Up on the Amazon book blog, I’ve got my latest summary, with rankings, of my reading over the last couple of weeks–only nine books since it doesn’t include this weekend, and the first week was half a week, given the break between sets.
I’m finding the experience both more and less intense as I come close to the half-way point. I’ve settled into a rhythm now, but the books I don’t like as much I find much, much harder to stir myself to write about, especially in terms of diving into specifics. The books I do like a lot…well, I’m having a hard time not babbling on and on about them. I also find myself getting fidgety when there aren’t many (or any) comments on a piece. Did I get it wrong? Was it boring? Is anyone reading? These are pointless things to think about, but there it is…
In the background, there’s at times a low-grade resentment, of not being able to experience the books at my leisure. I’ve got a pile of the ones I want to go back to by my bed. I’ve also got a list of authors I want to explore further–both their work and biographies of their lives.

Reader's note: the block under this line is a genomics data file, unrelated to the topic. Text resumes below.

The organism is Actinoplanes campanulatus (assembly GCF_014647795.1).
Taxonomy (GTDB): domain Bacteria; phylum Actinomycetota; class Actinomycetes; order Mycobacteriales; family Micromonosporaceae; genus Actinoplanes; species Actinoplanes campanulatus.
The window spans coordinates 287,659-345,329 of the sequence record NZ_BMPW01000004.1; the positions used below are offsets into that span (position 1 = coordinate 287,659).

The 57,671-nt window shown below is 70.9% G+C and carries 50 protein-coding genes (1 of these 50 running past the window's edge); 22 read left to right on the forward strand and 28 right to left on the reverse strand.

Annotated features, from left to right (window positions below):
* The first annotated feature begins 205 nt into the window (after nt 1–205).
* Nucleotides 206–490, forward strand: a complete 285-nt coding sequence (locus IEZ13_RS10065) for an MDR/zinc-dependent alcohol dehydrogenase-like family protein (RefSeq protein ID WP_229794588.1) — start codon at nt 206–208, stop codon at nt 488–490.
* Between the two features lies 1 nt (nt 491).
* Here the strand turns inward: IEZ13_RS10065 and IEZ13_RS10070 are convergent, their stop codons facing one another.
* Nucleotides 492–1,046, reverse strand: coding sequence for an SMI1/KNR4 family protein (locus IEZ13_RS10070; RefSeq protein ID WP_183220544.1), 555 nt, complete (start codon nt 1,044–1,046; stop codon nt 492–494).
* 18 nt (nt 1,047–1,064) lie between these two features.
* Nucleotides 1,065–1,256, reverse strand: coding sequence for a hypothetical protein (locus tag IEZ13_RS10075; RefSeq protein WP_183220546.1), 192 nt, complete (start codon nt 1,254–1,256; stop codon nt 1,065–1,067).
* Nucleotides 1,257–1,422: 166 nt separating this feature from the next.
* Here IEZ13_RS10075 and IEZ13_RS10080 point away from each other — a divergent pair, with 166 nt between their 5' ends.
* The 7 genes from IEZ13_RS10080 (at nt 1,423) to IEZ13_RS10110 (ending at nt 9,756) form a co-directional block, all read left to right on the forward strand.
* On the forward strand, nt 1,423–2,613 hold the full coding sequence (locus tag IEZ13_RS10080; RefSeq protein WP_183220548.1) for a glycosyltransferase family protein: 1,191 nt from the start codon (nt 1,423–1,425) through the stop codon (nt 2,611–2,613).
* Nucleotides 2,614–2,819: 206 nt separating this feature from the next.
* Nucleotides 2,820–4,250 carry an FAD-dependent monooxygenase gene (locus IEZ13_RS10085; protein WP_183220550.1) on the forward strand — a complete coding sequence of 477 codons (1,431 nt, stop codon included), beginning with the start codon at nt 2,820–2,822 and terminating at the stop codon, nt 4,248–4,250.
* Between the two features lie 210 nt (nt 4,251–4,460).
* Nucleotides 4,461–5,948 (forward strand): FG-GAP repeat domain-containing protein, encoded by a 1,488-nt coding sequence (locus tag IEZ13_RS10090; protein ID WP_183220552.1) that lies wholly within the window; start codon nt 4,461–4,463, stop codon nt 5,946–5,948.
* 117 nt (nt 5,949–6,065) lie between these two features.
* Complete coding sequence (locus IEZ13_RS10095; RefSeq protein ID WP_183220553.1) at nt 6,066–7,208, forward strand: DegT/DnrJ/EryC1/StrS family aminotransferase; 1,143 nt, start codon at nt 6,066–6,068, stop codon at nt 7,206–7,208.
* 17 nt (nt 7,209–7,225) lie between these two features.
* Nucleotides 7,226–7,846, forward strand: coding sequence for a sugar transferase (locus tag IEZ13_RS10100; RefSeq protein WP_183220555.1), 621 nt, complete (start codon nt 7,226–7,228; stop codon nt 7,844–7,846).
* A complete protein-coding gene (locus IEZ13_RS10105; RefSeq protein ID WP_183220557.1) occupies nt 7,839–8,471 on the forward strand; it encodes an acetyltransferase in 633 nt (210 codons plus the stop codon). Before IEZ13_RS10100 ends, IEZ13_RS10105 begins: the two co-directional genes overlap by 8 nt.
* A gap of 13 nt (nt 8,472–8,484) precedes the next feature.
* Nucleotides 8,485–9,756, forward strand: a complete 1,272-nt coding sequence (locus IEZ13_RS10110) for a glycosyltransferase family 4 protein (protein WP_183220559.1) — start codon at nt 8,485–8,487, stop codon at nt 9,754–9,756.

Another, more pleasing emotion, is a sense of connection to the past. The more of these books I read, the more the past seems to open itself up to me, and to exist side-by-side with the present. Every time an essay or part of an essay reveals itself as either still relevant or providing great detail about the time in which it was written, I also experience an ever-growing, somewhat weird, sense of…calm. It’s no exaggeration to say that, at least in the short-term, reading these books is making me a more thoughtful, measured person overall.
And I continue to be blown away by the design of these books, which is nothing short of extraordinary, especially in mass market paperbacks, often thought of as disposable.